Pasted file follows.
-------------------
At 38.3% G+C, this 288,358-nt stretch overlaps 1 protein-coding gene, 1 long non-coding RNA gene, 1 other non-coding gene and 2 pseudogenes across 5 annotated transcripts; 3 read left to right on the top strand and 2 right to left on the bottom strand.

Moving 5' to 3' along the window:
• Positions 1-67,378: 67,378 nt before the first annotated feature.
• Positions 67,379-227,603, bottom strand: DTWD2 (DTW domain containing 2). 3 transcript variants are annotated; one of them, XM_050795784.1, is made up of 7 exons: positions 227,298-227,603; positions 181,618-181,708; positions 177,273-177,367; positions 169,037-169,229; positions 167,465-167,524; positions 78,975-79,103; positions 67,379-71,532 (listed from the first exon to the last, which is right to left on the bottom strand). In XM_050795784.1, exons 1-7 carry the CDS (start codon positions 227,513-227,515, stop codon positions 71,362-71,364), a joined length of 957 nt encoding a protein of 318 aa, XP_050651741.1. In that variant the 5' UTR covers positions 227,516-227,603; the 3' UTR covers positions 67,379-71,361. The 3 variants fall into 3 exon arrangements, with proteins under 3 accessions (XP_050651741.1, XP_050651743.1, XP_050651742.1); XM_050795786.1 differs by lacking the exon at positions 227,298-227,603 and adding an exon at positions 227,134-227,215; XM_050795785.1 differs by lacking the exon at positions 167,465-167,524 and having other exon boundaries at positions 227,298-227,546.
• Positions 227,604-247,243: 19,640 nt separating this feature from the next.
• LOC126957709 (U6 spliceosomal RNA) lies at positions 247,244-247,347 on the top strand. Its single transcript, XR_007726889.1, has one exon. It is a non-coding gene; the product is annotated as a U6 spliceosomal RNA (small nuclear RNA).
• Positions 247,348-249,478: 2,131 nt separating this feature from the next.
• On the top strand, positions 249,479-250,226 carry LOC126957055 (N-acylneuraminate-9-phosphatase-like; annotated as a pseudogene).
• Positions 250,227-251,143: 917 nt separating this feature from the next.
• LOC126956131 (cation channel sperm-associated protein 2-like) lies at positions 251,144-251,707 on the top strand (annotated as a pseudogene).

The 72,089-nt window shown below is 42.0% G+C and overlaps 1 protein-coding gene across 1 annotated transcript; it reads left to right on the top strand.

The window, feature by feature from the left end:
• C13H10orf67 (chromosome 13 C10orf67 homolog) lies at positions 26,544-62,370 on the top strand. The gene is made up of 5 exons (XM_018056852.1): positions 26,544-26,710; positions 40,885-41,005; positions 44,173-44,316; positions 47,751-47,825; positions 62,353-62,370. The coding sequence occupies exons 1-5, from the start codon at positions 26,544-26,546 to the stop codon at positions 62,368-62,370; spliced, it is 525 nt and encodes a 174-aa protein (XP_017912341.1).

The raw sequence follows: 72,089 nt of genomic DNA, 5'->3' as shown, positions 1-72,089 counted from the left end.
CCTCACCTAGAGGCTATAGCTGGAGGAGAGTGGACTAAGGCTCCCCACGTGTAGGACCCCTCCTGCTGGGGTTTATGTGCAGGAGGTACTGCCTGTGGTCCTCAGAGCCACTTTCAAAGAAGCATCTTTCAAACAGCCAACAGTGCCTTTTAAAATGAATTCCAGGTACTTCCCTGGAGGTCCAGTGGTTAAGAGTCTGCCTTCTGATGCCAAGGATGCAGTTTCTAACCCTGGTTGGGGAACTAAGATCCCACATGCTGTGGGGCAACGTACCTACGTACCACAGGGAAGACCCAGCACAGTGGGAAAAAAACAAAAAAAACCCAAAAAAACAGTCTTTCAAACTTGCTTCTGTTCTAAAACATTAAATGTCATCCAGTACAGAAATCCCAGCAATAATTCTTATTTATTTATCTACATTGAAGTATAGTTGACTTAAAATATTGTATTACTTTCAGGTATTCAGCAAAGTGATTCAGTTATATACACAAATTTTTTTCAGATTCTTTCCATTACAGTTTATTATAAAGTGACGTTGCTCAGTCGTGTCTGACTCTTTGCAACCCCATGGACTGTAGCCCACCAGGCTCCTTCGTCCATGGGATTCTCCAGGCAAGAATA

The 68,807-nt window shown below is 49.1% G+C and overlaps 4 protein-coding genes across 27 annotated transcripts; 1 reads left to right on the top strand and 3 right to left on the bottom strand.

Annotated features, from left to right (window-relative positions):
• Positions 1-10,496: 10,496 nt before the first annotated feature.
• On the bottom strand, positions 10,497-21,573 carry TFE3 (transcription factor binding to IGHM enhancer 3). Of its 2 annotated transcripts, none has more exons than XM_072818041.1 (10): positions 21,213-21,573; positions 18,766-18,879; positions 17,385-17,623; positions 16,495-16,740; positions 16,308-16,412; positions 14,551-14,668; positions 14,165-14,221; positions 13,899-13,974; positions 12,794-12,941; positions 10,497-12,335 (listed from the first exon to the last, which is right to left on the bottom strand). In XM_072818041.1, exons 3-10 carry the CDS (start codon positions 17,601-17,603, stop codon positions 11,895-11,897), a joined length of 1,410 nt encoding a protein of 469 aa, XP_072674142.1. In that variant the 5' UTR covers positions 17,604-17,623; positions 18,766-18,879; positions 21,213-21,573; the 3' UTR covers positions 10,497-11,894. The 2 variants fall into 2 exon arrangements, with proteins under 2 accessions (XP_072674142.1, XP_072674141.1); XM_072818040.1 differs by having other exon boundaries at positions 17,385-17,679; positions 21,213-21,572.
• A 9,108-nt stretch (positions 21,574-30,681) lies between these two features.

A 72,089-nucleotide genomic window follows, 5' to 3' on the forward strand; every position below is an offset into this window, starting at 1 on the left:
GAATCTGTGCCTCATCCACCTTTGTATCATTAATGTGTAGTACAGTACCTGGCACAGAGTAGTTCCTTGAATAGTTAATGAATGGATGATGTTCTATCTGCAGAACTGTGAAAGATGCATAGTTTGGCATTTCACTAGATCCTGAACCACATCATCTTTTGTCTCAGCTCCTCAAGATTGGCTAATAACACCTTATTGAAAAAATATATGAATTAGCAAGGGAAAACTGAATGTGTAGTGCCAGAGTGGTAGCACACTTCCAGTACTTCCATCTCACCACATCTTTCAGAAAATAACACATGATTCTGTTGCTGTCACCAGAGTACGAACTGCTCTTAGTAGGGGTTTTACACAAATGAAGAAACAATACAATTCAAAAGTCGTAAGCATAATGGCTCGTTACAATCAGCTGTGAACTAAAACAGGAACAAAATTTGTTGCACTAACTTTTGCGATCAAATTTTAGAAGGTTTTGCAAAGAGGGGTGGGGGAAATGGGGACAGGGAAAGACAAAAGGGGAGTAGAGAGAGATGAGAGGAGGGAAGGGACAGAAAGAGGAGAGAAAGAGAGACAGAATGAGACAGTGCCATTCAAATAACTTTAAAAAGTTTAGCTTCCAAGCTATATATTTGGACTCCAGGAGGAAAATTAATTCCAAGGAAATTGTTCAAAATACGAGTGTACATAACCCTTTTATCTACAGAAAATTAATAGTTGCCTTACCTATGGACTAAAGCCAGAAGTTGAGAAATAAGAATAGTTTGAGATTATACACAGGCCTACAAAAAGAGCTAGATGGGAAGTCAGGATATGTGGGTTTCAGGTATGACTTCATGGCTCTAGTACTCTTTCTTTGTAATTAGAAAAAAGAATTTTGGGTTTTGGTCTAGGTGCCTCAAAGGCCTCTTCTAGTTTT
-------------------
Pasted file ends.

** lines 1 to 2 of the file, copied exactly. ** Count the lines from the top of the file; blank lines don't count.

At 38.3% G+C, this 288,358-nt stretch overlaps 1 protein-coding gene, 1 long non-coding RNA gene, 1 other non-coding gene and 2 pseudogenes across 5 annotated transcripts; 3 read left to right on the top strand and 2 right to left on the bottom strand.

Moving 5' to 3' along the window: